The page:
Here’s Emerald during our first tulip season in Burlington. Oddly enough, I may have just left him to die there.

He was in bad shape when I came home to get him. If he’d looked like that yesterday, I would have taken him to an emergency vet.

I took him out of his hammock and his head lolled backward and his eyes were rolled back into his head. I had to check and make sure he wasn’t already dead.

In the car, he lay with his arms flat beside him with the palms up. He perked up and looked around a little. I pet him and put my fingers in the fleshy part of his palm like I was holding his hand, or I guess technically it was his foot.

The vet said he was critical and kept him overnight to get some fluids in him. There’s a chance he could regain his strength and be OK, but I’m expecting the worst.

The vet also said Emerald’s bones were real soft in his legs, but I’m not sure that’s correct. I think that’s what they’re trained to look for first, because most iguanas suffer from metabolic bone disease. Emerald’s legs felt fine to me, they were simply limp because he was so weak. He was standing on them yesterday. His jaw was strong, and that’s what I’ve been using to gauge his health. S’pose I could have been wrong.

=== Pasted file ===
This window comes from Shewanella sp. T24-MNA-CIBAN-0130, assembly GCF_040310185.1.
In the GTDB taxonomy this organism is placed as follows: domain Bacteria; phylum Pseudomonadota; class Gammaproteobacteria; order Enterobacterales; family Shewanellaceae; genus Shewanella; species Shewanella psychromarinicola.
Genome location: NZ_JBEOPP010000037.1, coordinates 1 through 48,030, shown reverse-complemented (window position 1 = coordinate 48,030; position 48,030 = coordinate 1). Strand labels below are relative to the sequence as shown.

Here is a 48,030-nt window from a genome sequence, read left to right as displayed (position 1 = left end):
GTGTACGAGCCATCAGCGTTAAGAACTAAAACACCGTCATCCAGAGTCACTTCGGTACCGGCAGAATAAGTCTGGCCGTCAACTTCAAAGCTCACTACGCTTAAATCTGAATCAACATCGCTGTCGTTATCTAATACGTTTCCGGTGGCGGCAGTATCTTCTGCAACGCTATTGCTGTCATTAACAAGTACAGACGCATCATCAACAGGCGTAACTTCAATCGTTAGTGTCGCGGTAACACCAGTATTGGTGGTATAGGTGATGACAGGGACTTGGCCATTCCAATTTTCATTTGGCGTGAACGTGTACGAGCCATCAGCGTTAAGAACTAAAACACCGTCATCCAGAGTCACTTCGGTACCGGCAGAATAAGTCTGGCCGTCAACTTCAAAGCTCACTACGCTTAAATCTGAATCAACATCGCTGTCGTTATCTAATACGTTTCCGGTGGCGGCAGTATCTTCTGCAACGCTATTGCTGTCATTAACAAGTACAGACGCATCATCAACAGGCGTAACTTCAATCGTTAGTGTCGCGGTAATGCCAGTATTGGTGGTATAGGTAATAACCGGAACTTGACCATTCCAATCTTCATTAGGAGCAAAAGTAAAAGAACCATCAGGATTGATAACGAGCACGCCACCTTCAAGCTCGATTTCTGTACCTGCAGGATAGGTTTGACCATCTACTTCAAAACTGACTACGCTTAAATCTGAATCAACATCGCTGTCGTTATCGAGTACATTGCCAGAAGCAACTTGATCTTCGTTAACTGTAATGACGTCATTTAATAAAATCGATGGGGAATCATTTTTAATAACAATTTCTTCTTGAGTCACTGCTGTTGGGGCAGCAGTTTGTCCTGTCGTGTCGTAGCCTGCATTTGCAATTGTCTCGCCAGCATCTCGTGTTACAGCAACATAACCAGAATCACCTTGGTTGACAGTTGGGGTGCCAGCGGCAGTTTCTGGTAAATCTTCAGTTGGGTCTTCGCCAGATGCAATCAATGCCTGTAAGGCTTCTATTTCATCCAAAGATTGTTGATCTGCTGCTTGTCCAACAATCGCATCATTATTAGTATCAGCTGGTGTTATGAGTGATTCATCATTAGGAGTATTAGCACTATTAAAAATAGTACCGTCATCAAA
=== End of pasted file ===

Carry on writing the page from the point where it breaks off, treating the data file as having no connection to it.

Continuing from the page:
That’s what’s torturing me — thinking i’ve done something wrong. that i should have replaced his UV light sooner, which yes, definitely I should have, but the the vet did say that without natural light — unfiltered sunlight — it doesn’t matter what i did with UV lamps. Then again, for three years in Burlington and Lacey, Emerald never went outside, and only got his light through the window and the UV light.

This apartment killed him. Or the fact that there hasn’t been any sunlight since January. If only I’d known something was wrong sooner. But he’s gone without eating lots of times, and always has bounced back.

I didn’t know he was that sick.

C’mon little guy. You can do it! Pull through!

Published by Kari Neumeyer

Writer, editor, dog mom, ovarian cancer survivor

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